This Is My Hill, And These Are My Beans – Michał Drzymała and his Peculiar Protest

Resistance to imperialist authority comes in many shapes and many sizes. History is littered with fascinating cases of rebellious behaviour, and more often than not the more obscure cases have been lifted to the status of national symbol, celebrated for their comedy as much as their resistance. The tale of Michał Drzymała is one such story, a man who rebelled against the occupying authorities in his own special way.

Drzymała was a Polish peasant born in the mid-19th century, 1857 to be exact. Drzymała worked and worked through his life, with the intention of purchasing a plot of land and building a house on it, in order to set up his family for generations to come. At the beginning of the 20th century he achieved his dream, purchasing a plot of land from a German farmer. Plans were made to build the Drzymała family house.

There was one major stumbling block to this plan however. Drzymała lived close to what is today known as Poznan, which was ruled by the Prussians in the early 20th century. The Poznan area had seen a great exodus of Germans over the years, replaced by Poles from the countryside who came in looking for work. The Prussians dearly wanted to reverse this process, and in 1904 a law was passed forbidding the construction of any more unapproved houses. The campaign against Polish landownership was underway.

Michał Drzymała was pretty miffed by all this, as one can understand, but he wasn’t going to give up without a fight. Initially he attempted to live with his family in a shed, but the authorities were having none of this. Any dwelling that remained stationary for 24 hours was deemed a house, and Drzymała sure as shit wasn’t moving his shed around. He was going to have to find an alternative.

One can only assume that a lightbulb went off above the bonce of Michał Drzymała, as his next move was as close to genius as it was getting at the time. Taking advantage of the flimsiness of imperial law, Drzymała moved his family into a circus wagon, making sure to move the wagon a few inches every 24 hours or so. This tiny movement was all it took to disqualify the wagon as a house, and our man Drzymała was able to live on his plot of land without bother.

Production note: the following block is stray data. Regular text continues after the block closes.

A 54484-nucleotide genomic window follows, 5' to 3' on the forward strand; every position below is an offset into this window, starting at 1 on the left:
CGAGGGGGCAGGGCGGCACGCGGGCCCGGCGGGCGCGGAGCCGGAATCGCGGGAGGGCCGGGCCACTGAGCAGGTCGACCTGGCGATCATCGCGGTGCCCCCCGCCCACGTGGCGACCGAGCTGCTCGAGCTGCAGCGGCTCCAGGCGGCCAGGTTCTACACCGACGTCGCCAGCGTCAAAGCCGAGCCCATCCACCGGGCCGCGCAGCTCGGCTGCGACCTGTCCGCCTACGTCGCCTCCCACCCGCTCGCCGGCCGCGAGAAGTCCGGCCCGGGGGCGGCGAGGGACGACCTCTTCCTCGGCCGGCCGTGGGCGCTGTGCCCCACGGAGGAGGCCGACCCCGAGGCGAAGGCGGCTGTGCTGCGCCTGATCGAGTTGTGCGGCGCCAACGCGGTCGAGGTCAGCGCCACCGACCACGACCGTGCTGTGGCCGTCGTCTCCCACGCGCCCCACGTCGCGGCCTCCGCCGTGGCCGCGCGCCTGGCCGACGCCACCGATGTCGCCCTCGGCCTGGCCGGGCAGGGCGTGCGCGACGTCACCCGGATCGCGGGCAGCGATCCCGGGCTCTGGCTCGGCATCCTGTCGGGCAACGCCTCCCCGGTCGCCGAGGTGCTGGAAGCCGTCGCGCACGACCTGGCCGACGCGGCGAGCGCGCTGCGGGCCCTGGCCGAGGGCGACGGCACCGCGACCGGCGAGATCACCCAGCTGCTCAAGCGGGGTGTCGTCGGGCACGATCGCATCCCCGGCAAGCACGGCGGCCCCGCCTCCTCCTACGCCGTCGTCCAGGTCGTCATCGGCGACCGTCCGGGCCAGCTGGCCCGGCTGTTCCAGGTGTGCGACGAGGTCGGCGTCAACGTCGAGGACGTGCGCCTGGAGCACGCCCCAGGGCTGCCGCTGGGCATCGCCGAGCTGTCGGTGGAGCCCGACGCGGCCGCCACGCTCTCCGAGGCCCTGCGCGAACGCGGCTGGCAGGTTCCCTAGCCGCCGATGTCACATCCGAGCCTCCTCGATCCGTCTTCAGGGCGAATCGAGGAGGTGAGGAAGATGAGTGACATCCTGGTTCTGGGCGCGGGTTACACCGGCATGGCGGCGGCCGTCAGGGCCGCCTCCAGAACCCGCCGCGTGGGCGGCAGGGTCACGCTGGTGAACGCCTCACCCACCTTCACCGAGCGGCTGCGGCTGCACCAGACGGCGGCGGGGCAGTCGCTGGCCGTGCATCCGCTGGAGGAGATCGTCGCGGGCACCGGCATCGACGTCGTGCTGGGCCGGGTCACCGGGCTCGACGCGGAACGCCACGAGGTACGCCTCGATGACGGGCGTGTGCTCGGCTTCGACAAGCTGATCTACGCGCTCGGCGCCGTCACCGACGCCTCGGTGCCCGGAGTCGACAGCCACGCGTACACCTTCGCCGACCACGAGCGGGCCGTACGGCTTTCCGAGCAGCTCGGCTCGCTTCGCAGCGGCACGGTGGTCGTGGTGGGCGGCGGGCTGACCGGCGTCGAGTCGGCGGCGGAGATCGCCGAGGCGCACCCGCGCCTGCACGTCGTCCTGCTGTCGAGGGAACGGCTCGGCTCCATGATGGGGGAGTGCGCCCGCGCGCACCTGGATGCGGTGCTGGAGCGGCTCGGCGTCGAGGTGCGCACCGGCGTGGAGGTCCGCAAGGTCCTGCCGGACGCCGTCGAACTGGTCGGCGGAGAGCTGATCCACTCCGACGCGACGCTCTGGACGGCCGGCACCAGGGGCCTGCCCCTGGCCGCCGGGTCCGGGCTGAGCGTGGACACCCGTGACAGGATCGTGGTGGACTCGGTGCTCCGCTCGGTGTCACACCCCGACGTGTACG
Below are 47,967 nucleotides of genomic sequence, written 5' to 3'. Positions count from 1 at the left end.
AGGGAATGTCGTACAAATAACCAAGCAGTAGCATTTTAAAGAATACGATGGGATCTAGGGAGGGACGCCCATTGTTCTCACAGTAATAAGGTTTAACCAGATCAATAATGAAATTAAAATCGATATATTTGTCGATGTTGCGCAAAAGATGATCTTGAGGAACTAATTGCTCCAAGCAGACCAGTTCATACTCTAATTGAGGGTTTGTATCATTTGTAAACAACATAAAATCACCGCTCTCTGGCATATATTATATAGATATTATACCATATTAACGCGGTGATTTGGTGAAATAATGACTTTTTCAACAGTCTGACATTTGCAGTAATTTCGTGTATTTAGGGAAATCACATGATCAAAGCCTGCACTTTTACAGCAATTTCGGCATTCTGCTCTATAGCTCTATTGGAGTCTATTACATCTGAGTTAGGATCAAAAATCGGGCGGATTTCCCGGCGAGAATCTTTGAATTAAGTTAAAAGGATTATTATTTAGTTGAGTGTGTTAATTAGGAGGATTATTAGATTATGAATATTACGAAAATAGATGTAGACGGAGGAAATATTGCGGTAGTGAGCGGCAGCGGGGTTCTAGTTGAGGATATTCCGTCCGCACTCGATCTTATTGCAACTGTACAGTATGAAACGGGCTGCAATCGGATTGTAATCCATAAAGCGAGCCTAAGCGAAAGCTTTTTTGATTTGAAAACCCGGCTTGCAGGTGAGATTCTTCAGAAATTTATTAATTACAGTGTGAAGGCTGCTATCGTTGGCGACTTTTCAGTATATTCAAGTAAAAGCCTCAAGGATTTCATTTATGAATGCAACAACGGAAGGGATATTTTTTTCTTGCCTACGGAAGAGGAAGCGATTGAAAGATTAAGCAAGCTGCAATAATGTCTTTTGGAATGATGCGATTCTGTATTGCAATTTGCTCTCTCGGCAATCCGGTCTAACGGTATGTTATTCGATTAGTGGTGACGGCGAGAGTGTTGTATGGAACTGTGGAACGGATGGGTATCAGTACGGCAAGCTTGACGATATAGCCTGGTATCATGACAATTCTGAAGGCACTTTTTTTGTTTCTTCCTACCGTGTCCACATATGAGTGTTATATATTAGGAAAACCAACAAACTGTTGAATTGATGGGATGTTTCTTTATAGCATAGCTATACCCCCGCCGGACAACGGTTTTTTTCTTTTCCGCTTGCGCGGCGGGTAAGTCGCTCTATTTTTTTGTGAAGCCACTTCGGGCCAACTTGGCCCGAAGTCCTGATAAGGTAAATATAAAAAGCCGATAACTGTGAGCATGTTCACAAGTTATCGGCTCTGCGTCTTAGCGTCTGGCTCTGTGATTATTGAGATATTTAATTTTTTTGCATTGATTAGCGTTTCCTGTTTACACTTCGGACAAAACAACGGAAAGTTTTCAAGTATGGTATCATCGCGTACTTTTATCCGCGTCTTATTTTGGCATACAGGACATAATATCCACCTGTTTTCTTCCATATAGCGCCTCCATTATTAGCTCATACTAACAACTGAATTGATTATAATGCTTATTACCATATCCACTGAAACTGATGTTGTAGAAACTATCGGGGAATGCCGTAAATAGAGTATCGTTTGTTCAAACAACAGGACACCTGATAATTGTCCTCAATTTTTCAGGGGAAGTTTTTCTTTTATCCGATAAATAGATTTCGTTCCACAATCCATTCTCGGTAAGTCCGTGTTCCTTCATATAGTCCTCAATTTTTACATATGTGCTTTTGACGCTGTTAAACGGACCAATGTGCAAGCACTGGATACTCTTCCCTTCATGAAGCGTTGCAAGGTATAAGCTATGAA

Word soon spread of Drzymała’s wagon (wóz Drzymały in Polish), and the peasant from Podgradowice became a national hero. Word spread, and even men as famous as Leo Tolstoy himself supported the cause. Drzymała had become an unavoidable symbol of peasant resistance to Prussian rule, simply by having the temerity to take advantage of a loophole in the law. The charade ended in 1909, when Drzymała was able to purchase and renovate an already existing farmhouse nearby.

Michał Drzymała wasn’t the only peasant to try and resist the Prussians in such a manner. Franciszek Chrószcz (try and pronounce that) got around the law by building an apartment underground, but his story ended in tragedy. When the police came to destroy his makeshift chimney, Chrószcz defended himself with gunfire, shooting a policemen dead before taking refuge in a nearby forest, taking his own life soon after.

Drzymała was more successful however, and he was made an official hero once Poland regained its independence and returned to the map of Europe following World War One. His home village was renamed Drzymałowo in his honour, and to this day he remains a symbol of resistance nationwide.

‘An Illustrated History of Slavic Misery’ is available for purchase, we swear. To pick up a print copy of the book (€20 plus postage), send us an email at miseryslavic@gmail.com. The digital version is available on Amazon at the link linked here. You can also buy the digital copy through us, if you prefer.

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